Former Colleagues Say Hasan Was Detached
STEVE INSKEEP, host:
Before he was sent to Fort Hood, Major Nidal Hasan trained and worked as a psychiatrist at the Walter Reed Army Medical Center. And this morning, we have new details about his troubled career there and what some of his colleagues thought of it. NPR's Daniel Zwerdling is covering this story. He's in our studios. Good morning.
DANIEL ZWERDLING: Good morning, Steve.
INSKEEP: What have you learned?
ZWERDLING: I have been talking over the last few days with several psychiatrists who worked closely with Nidal Hasan. I should stress that none of them will allow me to use their names because they say we're in the middle of a criminal investigation. But here's the picture they paint.
During most of the six years that Hasan was in and out of Walter Reed, they say some colleagues felt very, very troubled by his work. They say he seems detached, he was uninterested, he often didn't show up for work on time. He'd be the psychiatrist on-call - here's an example, Steve - that means he's the go-to guy, right, for urgent psychiatric matters. So, doctors would call him and he would not answer the phone.
There's a key committee at Walter Reed, called the policy committee - this is the one that oversees the residents - and they got reports that Hasan had tried to convert a patient. He reportedly told the patient that Islam would save his soul. And psychiatrists tell me that the supervisors repeatedly warned him that he better shape up.
And they say it had nothing to do with his orthodox Muslim beliefs, they just say he was not doing a good job as a psychiatrist.
INSKEEP: It's easy to point all this out now, in retrospect, but why didn't people at Walter Reed do something at the time?
ZWERDLING: It turns out they actively tried. They tried - some wanted to get rid of him. A couple of years ago, a new director took over the psychiatric residency program. His name is Scott Moran. And an official who was close to this process told me that Moran felt they should kick Hasan out of the program because he so consistently was underperforming.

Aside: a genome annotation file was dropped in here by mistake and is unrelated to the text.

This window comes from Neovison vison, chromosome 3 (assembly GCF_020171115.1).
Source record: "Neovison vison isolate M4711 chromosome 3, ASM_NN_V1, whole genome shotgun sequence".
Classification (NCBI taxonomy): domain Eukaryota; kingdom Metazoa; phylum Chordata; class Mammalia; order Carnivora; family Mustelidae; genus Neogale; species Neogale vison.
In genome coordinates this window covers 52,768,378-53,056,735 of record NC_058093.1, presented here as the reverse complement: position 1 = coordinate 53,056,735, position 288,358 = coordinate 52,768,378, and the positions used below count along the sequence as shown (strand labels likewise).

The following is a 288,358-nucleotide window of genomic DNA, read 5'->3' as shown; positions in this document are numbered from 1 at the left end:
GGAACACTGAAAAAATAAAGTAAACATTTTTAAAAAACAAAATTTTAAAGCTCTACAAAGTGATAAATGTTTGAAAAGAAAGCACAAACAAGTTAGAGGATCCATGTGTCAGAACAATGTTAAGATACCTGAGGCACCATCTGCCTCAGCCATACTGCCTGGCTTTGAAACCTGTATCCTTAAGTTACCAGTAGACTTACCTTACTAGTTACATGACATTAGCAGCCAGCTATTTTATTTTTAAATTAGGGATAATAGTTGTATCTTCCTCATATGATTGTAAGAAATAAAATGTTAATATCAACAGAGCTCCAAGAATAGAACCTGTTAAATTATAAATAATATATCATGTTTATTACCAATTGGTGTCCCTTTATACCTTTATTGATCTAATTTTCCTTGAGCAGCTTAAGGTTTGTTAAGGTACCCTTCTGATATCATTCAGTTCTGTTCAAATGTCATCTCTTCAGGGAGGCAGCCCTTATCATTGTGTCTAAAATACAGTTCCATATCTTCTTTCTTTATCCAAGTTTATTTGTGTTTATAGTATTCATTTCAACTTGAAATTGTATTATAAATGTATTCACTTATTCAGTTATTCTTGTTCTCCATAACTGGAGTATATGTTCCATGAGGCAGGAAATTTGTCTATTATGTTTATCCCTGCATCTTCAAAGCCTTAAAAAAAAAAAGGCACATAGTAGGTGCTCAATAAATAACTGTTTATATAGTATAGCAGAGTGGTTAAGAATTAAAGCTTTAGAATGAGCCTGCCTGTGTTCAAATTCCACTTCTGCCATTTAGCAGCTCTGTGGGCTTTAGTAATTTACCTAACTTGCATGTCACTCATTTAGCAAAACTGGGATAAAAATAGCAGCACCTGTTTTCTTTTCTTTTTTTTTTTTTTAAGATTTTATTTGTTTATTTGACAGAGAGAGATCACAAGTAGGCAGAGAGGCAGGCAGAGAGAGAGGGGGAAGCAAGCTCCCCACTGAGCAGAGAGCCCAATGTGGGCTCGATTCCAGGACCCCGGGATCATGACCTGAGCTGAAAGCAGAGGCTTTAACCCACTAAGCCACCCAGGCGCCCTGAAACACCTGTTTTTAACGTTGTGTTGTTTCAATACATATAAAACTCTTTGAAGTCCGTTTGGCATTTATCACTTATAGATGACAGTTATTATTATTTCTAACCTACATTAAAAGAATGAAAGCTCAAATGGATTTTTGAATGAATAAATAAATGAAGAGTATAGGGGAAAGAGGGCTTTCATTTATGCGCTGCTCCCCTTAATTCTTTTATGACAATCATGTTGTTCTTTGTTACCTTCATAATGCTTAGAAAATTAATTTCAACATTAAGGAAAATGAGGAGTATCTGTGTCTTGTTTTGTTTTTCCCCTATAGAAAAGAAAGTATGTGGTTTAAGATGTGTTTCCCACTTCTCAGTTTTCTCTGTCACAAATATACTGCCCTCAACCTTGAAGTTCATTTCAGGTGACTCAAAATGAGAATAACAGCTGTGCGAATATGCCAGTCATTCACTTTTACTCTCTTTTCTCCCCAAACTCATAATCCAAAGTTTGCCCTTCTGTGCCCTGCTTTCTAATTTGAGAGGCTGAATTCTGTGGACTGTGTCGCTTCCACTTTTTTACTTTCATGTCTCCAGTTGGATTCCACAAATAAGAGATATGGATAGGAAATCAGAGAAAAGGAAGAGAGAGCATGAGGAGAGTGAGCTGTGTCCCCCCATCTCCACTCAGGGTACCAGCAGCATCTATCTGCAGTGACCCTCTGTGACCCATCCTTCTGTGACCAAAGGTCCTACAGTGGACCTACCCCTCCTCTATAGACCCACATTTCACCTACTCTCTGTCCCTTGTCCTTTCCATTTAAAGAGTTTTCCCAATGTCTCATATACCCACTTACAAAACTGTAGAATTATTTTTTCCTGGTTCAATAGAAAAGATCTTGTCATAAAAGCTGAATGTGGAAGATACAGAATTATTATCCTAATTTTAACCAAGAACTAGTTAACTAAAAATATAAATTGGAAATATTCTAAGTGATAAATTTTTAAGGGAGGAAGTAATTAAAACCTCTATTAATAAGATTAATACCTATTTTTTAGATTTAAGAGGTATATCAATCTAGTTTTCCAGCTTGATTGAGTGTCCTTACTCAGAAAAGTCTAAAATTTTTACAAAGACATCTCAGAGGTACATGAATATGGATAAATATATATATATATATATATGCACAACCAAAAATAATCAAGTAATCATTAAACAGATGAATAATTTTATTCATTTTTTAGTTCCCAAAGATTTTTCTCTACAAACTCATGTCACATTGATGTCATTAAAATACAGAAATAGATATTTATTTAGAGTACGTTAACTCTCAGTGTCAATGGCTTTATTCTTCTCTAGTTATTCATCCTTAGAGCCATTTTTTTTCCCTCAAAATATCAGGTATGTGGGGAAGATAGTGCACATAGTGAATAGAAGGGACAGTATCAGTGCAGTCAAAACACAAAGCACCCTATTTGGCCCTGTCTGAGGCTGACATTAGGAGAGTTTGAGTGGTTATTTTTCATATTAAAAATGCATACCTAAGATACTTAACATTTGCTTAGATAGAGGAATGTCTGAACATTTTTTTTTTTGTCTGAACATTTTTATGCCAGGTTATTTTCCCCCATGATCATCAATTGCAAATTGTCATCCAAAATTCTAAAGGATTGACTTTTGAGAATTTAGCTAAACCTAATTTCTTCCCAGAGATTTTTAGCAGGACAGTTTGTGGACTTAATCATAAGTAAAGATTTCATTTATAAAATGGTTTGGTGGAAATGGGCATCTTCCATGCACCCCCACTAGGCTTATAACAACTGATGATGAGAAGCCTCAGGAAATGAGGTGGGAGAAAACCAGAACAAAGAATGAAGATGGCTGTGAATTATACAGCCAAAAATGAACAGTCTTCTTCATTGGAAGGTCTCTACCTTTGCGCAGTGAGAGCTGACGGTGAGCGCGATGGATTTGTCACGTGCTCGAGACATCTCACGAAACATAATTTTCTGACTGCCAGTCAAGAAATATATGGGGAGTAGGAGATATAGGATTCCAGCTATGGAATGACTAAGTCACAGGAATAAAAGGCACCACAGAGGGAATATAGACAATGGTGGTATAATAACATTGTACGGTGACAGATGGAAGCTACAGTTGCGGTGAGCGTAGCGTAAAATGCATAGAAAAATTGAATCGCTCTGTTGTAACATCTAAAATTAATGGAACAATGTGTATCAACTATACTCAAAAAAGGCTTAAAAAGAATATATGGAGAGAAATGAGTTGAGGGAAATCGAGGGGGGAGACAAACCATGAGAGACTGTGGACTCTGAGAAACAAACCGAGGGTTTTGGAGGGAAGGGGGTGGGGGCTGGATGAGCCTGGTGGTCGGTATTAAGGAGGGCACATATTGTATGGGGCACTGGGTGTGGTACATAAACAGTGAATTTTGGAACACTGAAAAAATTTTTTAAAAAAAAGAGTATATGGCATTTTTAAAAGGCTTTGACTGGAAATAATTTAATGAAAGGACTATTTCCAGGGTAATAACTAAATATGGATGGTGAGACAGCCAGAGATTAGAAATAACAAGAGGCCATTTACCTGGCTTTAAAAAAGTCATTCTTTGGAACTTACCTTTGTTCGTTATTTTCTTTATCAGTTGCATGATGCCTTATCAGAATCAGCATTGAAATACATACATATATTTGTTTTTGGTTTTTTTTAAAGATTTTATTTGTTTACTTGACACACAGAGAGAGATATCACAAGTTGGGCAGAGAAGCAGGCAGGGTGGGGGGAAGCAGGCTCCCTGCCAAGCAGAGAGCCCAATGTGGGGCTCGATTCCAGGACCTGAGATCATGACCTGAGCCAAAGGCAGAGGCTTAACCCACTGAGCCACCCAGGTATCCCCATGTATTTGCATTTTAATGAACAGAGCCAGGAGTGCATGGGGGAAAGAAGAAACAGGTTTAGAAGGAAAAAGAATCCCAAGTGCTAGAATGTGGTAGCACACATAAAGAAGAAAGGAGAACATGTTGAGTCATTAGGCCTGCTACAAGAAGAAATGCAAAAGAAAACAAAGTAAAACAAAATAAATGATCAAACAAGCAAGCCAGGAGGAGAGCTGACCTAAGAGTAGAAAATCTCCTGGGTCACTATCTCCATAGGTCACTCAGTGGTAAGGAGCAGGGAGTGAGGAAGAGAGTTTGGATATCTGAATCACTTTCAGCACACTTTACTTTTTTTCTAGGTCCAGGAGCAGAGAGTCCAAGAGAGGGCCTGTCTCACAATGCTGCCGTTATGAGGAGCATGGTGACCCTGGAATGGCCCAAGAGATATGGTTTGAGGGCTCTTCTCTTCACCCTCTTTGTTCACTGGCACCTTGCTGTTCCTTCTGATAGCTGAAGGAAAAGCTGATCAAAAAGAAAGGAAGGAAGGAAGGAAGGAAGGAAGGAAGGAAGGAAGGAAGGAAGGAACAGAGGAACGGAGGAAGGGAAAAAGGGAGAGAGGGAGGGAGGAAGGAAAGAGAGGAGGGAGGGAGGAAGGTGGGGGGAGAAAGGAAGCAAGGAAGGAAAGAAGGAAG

In fact, Moran was telling his colleagues - and I'm quoting here, secondhand -"I don't think Hasan should carry the Walter Reed name." I called Scott Moran and he wouldn't confirm or deny this, but one of the key officials at Walter Reed says that Moran and his colleagues on the policy committee actually sat around discussing can we get rid of Nidal Hasan?
INSKEEP: They discussed that, but I wonder if it would be just as hard to get rid of a military doctor at Walter Reed as it can be hard sometimes to get rid of a civilian doctor that some people think is incompetent?
ZWERDLING: Absolutely. In fact, see this manual here - this thick manual?
ZWERDLING: I'm not going to read all of it. But this is the National Capital Consortium Psychiatric Residency Handbook and Manual, and on page 62 it tells us that if you want to get rid of a resident at Walter Reed, like Nidal Hasan -I mean, it's almost like going to court - not quite that much, but you have to have a long paper trail, details documenting what he's done wrong.
You have to show that you've tried to remediate his behavior. Two committees have to vote on it. Then the resident can hire a lawyer and appeal, there are hearings. So psychiatrists at Walter Reed tell me that residents are hardly ever kicked out of the program, even when they've done something really egregious.
Plus, one of the key officials at Walter Reed, who's close to the policy committee, told me that they - some of the members sat around saying, and how would it look if we kick out one of the few Muslim residents in our program?
INSKEEP: So, how did they end up resolving this dilemma?
ZWERDLING: Well, the word is that earlier this year they basically read Hasan the riot act and they said, you - this is it, you know, it's now or never. And they say, according to his supervisors, he did improve. He started showing up on time, he was more focused. So, they said, you know, let's let him go to Fort Hood and let's hope he does even better there.
INSKEEP: Daniel Zwerdling, thanks very much.
ZWERDLING: Thank you, Steve.
INSKEEP: That's NPR's Daniel Zwerdling.
We have special coverage of today's memorial service from Fort Hood, beginning at two o'clock Eastern time. It's anchored by NPR's Neal Conan. You can also hear it live at NPR.org as well as many of our member stations.
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